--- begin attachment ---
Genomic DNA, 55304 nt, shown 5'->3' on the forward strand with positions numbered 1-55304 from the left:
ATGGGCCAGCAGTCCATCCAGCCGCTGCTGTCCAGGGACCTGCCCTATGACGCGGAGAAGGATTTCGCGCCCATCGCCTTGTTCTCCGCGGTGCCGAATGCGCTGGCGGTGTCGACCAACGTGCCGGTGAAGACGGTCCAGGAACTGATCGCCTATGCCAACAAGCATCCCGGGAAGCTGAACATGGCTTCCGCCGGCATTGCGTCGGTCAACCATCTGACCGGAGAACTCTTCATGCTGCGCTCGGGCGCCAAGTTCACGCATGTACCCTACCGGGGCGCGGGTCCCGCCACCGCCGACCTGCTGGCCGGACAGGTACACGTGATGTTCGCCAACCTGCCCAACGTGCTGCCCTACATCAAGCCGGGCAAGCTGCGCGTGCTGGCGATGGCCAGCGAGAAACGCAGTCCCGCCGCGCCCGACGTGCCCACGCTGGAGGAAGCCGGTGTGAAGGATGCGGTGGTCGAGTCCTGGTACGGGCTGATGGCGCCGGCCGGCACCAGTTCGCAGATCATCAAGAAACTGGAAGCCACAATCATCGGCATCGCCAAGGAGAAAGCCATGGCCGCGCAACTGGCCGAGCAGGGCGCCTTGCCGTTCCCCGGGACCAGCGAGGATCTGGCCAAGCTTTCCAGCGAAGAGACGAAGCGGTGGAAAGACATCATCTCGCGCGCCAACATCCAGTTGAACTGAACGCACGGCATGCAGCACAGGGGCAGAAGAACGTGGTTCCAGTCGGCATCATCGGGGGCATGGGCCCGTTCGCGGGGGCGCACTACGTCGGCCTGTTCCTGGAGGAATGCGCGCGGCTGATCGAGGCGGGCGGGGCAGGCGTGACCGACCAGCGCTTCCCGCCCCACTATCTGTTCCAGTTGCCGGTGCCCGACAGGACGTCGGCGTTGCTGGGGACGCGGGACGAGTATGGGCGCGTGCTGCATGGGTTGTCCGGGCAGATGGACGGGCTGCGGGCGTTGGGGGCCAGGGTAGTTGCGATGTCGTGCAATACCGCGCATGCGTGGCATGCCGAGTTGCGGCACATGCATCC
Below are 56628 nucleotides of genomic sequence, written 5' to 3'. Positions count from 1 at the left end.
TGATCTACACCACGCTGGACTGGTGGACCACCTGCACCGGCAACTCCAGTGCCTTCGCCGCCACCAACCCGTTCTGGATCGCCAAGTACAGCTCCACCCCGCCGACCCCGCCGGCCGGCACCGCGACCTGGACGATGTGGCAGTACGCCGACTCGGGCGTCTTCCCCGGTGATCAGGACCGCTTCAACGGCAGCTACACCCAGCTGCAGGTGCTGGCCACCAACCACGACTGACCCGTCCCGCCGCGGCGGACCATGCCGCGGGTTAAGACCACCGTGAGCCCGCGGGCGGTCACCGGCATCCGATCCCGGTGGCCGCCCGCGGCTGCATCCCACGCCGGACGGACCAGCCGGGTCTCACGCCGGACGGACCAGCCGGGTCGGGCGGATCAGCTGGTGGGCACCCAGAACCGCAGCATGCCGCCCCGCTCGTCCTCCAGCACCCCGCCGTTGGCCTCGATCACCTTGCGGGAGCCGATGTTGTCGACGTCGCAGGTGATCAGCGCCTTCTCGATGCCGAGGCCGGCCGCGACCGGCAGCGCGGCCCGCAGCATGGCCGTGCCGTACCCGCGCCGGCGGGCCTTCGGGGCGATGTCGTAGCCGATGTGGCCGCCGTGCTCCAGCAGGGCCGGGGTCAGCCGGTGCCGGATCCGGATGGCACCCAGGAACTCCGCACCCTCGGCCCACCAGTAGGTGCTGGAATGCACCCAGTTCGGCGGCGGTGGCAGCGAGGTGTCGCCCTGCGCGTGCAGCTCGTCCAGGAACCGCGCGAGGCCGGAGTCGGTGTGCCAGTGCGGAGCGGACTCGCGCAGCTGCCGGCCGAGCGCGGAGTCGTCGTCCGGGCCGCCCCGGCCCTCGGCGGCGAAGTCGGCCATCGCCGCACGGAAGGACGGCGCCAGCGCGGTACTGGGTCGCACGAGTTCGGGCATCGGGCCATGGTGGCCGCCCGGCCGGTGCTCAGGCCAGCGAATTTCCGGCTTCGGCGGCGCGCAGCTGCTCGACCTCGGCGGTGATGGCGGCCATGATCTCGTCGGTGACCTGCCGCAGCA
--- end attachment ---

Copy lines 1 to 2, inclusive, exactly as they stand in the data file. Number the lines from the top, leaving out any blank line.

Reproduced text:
Genomic DNA, 55304 nt, shown 5'->3' on the forward strand with positions numbered 1-55304 from the left:
ATGGGCCAGCAGTCCATCCAGCCGCTGCTGTCCAGGGACCTGCCCTATGACGCGGAGAAGGATTTCGCGCCCATCGCCTTGTTCTCCGCGGTGCCGAATGCGCTGGCGGTGTCGACCAACGTGCCGGTGAAGACGGTCCAGGAACTGATCGCCTATGCCAACAAGCATCCCGGGAAGCTGAACATGGCTTCCGCCGGCATTGCGTCGGTCAACCATCTGACCGGAGAACTCTTCATGCTGCGCTCGGGCGCCAAGTTCACGCATGTACCCTACCGGGGCGCGGGTCCCGCCACCGCCGACCTGCTGGCCGGACAGGTACACGTGATGTTCGCCAACCTGCCCAACGTGCTGCCCTACATCAAGCCGGGCAAGCTGCGCGTGCTGGCGATGGCCAGCGAGAAACGCAGTCCCGCCGCGCCCGACGTGCCCACGCTGGAGGAAGCCGGTGTGAAGGATGCGGTGGTCGAGTCCTGGTACGGGCTGATGGCGCCGGCCGGCACCAGTTCGCAGATCATCAAGAAACTGGAAGCCACAATCATCGGCATCGCCAAGGAGAAAGCCATGGCCGCGCAACTGGCCGAGCAGGGCGCCTTGCCGTTCCCCGGGACCAGCGAGGATCTGGCCAAGCTTTCCAGCGAAGAGACGAAGCGGTGGAAAGACATCATCTCGCGCGCCAACATCCAGTTGAACTGAACGCACGGCATGCAGCACAGGGGCAGAAGAACGTGGTTCCAGTCGGCATCATCGGGGGCATGGGCCCGTTCGCGGGGGCGCACTACGTCGGCCTGTTCCTGGAGGAATGCGCGCGGCTGATCGAGGCGGGCGGGGCAGGCGTGACCGACCAGCGCTTCCCGCCCCACTATCTGTTCCAGTTGCCGGTGCCCGACAGGACGTCGGCGTTGCTGGGGACGCGGGACGAGTATGGGCGCGTGCTGCATGGGTTGTCCGGGCAGATGGACGGGCTGCGGGCGTTGGGGGCCAGGGTAGTTGCGATGTCGTGCAATACCGCGCATGCGTGGCATGCCGAGTTGCGGCACATGCATCC